Once-Unloved CoCo Bonds Now Give Brazil Traders a Big Windfall

  • Banco do Brasil’s notes post top gain among similar EM debt
  • Temer’s government says it won’t pressure banks to lend

Banco do Brasil SA’s riskiest bonds are back in favor, less than four months after investors couldn’t dump the securities fast enough.

The state-controlled bank’s $1.6 billion of contingent-convertible notes have gained 9.3 percent since Michel Temer became Brazil’s acting president May 12, the most among comparable debt in emerging markets. The securities, which have no set maturity and are vulnerable to being written down to zero if capital ratios fall too low, have rebounded since bottoming out in February, when now suspended President Dilma Rousseff was pressuring state banks to boost riskier and less profitable lending to revive the economy. 

Investors are regaining confidence in Banco do Brasil as Temer’s government says it won’t use state lenders to pump cheap credit into Latin America’s biggest economy, abandoning a policy that Rousseff had promoted during her five-year tenure. Since taking office, Temer has also the replaced chief executive officers at the banks, including Banco do Brasil’s. Last week, the bank, Brazil’s largest by assets, proposed buying back $200 million of the so-called CoCo bonds.

There’s a “feeling in the market that the bank will be more protected from political influences now,” said Joao Augusto Frota Salles, an analyst at consultancy Lopes Filho Consultoria de Investimentos SA in Rio de Janeiro. “It will have a more technical management focused on efficiency and profitability. On top of that, the bank is trying to take advantage of the low cost of the notes with the buyback. The tendency for their price is to go up in the near term, so better to buy it now.”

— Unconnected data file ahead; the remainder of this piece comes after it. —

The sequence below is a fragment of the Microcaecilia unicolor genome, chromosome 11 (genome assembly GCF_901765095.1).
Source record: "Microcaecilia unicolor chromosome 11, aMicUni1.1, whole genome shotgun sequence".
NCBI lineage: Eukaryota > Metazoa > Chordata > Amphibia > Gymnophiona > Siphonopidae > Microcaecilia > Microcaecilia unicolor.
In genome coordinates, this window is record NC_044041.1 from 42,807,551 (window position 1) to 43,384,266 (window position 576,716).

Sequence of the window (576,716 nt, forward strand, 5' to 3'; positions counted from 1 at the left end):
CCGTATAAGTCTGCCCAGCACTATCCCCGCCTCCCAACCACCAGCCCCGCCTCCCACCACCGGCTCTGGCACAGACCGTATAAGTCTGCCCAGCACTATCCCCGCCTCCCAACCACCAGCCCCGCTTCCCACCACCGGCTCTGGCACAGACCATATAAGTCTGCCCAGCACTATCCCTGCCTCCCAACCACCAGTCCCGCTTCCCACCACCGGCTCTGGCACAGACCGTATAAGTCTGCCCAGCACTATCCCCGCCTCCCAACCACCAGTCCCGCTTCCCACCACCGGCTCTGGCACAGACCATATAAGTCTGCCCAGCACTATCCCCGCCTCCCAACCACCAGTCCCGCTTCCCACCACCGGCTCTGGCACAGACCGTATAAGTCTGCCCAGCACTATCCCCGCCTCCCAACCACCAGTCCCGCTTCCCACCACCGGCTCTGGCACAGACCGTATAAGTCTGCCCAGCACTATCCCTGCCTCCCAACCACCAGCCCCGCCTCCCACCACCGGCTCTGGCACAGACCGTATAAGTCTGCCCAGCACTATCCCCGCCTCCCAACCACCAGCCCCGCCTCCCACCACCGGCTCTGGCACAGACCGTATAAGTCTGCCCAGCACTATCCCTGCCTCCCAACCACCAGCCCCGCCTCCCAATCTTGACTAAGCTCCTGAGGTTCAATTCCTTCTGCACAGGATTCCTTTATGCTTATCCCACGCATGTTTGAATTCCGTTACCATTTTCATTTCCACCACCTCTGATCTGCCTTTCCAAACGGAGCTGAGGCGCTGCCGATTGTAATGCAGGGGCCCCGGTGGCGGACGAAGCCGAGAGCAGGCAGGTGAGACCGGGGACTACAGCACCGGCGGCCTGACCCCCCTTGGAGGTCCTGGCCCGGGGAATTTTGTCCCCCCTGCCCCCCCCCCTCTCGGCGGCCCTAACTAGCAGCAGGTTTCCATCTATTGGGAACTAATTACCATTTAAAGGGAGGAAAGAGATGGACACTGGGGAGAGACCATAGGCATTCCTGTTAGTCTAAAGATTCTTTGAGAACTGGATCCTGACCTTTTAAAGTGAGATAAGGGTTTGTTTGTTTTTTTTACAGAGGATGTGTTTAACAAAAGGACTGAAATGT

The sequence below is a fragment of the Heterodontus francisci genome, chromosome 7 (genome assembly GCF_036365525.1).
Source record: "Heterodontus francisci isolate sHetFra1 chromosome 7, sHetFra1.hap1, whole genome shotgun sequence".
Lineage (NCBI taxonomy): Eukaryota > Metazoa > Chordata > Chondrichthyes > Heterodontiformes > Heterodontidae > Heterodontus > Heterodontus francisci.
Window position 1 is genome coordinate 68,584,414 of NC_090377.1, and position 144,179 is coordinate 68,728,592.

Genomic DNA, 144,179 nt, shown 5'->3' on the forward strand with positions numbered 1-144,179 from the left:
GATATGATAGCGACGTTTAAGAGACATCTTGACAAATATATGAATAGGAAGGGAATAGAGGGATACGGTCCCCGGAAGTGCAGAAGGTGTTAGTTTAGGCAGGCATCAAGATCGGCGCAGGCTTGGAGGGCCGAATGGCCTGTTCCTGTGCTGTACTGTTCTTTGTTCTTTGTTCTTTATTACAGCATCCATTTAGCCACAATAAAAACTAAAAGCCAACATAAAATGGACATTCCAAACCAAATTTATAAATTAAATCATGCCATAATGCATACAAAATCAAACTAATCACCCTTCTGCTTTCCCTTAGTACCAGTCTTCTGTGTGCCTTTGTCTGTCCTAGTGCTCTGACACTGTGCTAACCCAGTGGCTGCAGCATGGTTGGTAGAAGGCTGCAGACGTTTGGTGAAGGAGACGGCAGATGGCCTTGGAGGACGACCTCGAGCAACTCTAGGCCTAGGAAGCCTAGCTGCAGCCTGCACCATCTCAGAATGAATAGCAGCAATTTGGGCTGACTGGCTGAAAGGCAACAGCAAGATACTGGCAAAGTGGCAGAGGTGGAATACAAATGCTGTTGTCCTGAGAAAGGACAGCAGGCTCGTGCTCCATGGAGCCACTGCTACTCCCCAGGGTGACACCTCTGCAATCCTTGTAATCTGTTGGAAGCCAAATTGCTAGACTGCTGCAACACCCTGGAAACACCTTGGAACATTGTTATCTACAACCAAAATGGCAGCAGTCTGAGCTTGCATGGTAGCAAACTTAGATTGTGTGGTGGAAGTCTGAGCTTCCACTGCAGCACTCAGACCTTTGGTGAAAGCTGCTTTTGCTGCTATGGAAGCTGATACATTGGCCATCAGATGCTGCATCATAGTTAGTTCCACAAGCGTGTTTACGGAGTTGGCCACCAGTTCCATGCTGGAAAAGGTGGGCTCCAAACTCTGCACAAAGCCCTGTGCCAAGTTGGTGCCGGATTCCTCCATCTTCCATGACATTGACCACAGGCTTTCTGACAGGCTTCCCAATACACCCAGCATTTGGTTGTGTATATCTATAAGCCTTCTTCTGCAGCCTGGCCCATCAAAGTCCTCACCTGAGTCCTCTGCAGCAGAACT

Banco do Brasil’s press office declined to comment on the performance of its notes.

Before Brazil’s Congress voted to start the impeachment process against Rousseff on May 12, her government had ordered state-controlled banks to offer as much as 83 billion reais ($24 billion) in extra credit for businesses this year to help them weather a recession and avoid laying off workers.

Brasilia-based Banco do Brasil said on May 12 that its first-quarter profit tumbled and that its provisions for bad loans surged to the highest in at least two years.

The rally in Banco do Brasil’s notes is also part of surge in financial assets across Brazil as investors bet Temer’s government will be able to pull the country out of its worst recession in more than a century.

“CoCos issued by Banco do Brasil have benefited from improved market sentiment and expectations that the new government’s economic policies will fuel a recovery,” said Brigitte Posch, the head of emerging-market corporate debt at Babson Capital Management, which has about $200 billion in assets under management.

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